He married and divorced once (Cami, a model), and was later engaged to Tate, until she met Polanski on a Euro film shoot (The Fearless Vampire Killers). Sebring and Tate stayed close — it's said she was the love of his life.
During the murders, Sebring pleaded vainly with Watkins and Adkins to be gentle with Tate, who was 8-1/2 months pregnant, before he was shot, kicked in the face and stabbed seven times and had a rope tied around his neck (that connected to Tate's neck) while his ex-fiance could only watch in absolute horror. She then begged for her own life and that of her unborn child.
Sebring was buried at Holy Sepulchre in Southfield on Aug. 13, 1969. A fearful and gun-toting Steve McQueen eulogized the star-studded crowd. —Brian Smith
Exchange Bureau Presents at Goodnite Gracie
222 S. Sherman Dr., Royal Oak; exchangebureaumusic.com
Joshua Adams has held a Wednesday Night residency at this intimate cocktail club for a hot minute now, but he's breathing new air into the evening by showcasing his internationally recognized record label, Exchange Bureau Music. The evening is now a showcase of revolving musicians from the label's stable, with Adams himself on hand to lend two when needed. They've already featured DJ Godfather, DIAL81, Andy Toth and Brian Gillespie. In the coming weeks and months they'll feature none other than Piranha Head and Sinistarr. And we're keeping our fingers crossed for some SelfSays, Quest MCODY and Guilty Simpson. Hey, EXB, that sounds like a pretty dope set, come to think of it. ...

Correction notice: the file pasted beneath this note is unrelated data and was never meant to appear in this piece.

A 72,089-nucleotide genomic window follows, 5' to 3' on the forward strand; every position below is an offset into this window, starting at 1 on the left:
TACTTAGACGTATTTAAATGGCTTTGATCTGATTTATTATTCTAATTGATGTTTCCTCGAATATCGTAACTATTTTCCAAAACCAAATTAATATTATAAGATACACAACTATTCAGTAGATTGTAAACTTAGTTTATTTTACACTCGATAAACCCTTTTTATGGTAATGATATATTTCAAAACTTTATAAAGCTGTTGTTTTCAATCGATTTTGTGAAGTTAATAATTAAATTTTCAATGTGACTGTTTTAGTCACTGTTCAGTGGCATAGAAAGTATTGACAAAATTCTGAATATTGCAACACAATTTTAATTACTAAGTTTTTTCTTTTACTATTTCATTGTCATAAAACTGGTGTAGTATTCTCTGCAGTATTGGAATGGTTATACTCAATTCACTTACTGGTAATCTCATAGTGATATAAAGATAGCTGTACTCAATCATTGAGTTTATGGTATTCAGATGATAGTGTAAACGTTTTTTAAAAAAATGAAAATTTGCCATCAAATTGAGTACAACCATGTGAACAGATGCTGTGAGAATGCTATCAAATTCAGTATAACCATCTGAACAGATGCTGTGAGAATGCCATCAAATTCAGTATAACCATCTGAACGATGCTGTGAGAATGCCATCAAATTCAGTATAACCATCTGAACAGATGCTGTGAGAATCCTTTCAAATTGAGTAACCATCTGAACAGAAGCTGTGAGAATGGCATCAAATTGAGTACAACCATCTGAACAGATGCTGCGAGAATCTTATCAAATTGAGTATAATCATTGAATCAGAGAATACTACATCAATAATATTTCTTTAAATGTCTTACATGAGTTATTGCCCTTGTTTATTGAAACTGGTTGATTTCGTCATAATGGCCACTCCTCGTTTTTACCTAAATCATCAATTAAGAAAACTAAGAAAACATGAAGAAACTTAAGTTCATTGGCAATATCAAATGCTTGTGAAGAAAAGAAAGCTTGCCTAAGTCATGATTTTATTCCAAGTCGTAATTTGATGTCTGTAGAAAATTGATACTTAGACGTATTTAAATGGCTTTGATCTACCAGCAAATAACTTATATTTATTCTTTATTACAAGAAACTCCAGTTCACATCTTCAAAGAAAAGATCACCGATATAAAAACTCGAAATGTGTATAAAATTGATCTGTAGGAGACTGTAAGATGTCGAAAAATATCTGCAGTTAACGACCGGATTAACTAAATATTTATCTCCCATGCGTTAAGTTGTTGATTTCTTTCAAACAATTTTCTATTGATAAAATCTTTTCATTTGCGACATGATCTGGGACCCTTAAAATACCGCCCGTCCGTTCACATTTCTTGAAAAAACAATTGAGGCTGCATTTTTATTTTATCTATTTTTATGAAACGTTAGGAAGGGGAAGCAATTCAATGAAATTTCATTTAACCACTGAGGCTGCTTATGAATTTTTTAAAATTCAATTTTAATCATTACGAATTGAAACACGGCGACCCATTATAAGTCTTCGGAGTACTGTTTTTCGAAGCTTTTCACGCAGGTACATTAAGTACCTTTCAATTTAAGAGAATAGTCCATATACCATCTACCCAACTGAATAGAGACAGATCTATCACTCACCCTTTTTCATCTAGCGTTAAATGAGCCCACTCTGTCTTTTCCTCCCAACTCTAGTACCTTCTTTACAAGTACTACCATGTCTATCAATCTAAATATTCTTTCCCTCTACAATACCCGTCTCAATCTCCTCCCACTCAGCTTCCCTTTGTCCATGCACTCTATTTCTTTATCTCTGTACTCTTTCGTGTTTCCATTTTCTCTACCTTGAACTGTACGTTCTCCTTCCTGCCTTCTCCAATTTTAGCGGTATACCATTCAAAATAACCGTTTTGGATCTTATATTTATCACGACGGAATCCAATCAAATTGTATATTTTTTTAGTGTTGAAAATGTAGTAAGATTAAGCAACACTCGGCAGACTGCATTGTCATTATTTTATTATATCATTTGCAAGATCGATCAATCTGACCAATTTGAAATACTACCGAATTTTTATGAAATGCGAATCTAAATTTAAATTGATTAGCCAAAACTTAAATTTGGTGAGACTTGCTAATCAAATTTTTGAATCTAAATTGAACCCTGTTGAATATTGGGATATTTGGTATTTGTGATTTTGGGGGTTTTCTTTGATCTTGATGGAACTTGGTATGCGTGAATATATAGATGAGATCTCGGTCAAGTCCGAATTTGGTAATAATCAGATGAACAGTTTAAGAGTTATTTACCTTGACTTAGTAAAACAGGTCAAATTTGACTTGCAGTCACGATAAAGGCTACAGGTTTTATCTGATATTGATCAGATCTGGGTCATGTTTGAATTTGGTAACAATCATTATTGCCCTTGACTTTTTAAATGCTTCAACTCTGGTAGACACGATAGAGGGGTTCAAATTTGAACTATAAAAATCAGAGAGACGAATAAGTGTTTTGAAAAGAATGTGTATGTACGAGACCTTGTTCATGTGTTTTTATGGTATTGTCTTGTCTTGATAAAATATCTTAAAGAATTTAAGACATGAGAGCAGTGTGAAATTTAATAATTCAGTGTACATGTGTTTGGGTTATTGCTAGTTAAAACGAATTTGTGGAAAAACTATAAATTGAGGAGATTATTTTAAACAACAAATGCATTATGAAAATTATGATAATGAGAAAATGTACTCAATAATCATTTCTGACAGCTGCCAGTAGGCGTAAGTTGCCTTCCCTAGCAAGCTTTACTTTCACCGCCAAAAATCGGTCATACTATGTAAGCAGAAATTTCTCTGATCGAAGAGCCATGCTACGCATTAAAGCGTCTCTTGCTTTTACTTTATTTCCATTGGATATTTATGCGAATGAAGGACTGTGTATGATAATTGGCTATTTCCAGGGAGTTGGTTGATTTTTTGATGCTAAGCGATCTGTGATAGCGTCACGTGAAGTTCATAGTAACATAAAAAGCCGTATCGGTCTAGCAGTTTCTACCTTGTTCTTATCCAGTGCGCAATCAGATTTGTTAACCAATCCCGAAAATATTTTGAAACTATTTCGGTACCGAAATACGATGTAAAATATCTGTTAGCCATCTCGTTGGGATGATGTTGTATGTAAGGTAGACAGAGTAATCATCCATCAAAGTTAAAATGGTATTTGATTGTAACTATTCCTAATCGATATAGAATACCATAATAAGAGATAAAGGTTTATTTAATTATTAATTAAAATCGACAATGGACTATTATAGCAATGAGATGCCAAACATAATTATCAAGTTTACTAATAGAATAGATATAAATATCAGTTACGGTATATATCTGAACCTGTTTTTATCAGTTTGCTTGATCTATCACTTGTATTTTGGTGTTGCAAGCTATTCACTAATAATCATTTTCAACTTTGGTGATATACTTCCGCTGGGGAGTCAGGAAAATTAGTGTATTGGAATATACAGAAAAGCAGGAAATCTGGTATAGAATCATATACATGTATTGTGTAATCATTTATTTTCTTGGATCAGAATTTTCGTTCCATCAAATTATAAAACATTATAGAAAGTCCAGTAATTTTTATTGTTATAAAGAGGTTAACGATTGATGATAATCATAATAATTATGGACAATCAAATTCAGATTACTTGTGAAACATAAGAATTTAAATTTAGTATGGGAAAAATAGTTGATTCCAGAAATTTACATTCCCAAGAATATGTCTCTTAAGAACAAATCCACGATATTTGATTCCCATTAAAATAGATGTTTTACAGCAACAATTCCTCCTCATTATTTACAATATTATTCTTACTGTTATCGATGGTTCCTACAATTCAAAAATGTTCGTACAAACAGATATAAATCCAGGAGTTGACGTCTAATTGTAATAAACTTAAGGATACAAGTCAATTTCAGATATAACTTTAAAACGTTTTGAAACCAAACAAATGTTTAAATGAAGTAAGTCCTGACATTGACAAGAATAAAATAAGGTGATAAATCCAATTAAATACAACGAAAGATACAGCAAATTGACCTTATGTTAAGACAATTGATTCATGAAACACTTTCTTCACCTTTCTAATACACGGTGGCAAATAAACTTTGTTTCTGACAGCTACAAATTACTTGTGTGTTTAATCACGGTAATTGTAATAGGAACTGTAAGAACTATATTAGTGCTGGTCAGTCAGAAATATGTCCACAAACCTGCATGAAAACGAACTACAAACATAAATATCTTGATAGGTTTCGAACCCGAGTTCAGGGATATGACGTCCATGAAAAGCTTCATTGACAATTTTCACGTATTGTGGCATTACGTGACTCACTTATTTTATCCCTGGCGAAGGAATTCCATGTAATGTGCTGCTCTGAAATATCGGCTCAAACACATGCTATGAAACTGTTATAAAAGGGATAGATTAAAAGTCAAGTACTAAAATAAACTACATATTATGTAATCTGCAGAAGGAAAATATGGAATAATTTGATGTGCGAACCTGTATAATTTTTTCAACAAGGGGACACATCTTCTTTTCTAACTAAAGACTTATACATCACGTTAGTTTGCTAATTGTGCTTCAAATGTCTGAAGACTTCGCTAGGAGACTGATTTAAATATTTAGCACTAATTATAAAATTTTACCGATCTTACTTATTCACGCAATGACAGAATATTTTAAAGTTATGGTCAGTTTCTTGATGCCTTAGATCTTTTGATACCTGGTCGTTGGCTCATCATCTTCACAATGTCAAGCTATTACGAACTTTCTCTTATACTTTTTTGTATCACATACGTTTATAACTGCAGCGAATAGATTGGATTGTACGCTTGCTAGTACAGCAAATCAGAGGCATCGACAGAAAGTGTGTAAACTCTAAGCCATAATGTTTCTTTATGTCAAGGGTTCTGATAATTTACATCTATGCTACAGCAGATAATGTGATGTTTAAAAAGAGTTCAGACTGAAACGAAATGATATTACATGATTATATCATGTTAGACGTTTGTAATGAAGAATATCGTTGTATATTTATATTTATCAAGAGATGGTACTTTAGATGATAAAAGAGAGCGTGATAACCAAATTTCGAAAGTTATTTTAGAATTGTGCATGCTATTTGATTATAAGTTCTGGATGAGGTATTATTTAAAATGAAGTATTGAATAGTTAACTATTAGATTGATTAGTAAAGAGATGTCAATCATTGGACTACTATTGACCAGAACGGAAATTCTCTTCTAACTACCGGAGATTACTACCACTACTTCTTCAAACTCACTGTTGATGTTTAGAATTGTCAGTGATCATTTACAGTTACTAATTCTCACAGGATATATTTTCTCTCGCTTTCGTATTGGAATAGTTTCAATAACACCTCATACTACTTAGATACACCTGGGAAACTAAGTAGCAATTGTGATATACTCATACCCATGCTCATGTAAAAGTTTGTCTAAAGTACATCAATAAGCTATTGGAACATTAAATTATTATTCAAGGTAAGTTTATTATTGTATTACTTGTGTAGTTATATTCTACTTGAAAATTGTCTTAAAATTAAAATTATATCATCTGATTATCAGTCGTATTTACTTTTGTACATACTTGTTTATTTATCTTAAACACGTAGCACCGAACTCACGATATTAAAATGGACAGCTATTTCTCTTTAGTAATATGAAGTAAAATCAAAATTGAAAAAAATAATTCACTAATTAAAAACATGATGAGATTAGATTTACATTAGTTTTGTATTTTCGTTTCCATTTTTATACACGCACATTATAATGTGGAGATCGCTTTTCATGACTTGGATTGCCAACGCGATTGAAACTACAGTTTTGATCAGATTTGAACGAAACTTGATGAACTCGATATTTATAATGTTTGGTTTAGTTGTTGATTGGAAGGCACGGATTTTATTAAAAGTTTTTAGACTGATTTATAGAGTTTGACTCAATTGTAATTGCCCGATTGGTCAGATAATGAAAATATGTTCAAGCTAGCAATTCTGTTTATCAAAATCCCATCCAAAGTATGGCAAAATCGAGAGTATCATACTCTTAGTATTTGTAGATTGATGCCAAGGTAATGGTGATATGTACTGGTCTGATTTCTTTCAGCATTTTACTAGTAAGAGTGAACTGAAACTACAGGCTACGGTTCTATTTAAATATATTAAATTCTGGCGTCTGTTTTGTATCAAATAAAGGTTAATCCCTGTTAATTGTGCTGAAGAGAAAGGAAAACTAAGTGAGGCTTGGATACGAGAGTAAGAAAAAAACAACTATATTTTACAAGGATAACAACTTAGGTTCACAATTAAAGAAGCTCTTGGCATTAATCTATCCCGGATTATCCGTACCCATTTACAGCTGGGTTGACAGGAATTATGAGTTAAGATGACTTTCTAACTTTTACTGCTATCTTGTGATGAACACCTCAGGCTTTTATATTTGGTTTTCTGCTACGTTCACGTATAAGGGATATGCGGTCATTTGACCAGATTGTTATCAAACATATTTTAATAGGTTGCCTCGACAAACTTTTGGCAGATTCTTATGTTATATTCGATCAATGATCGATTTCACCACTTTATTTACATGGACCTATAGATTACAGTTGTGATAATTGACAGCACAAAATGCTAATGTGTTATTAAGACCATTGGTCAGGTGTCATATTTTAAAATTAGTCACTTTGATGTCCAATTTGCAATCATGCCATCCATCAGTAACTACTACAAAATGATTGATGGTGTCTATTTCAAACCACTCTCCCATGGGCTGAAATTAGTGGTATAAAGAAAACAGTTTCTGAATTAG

14238 Harper Ave., Detroit; 313-824-1700; harposconcerttheatre.com
In the last 12 months, Faster Pussycat, LA Guns, Ratt, Stryper, Trixter and others of similar vintage and ilk have passed through the long-standing, tough-as-power-chords Harpos. Not exactly up-to-the-moment shows, are they? But so what? The club doesn't give a shit. Besides, Harpos knows you can't argue that their aging followers are steadfast in their undying loyalty and agree that it's far too lazy (and easy) to pick on '80s bands (and their retreating hairlines). And this venue — with it's arena-like sound, lights and killer sightlines — is so delightfully uncool that it's gone completely full circle and is now cool again. It's a proper rock 'n' roll venue. It's heaven for some, hell for others, but it is, as old Rob Halford would say, heaven and hell.
3736 Third St., Detroit; 313-831-8949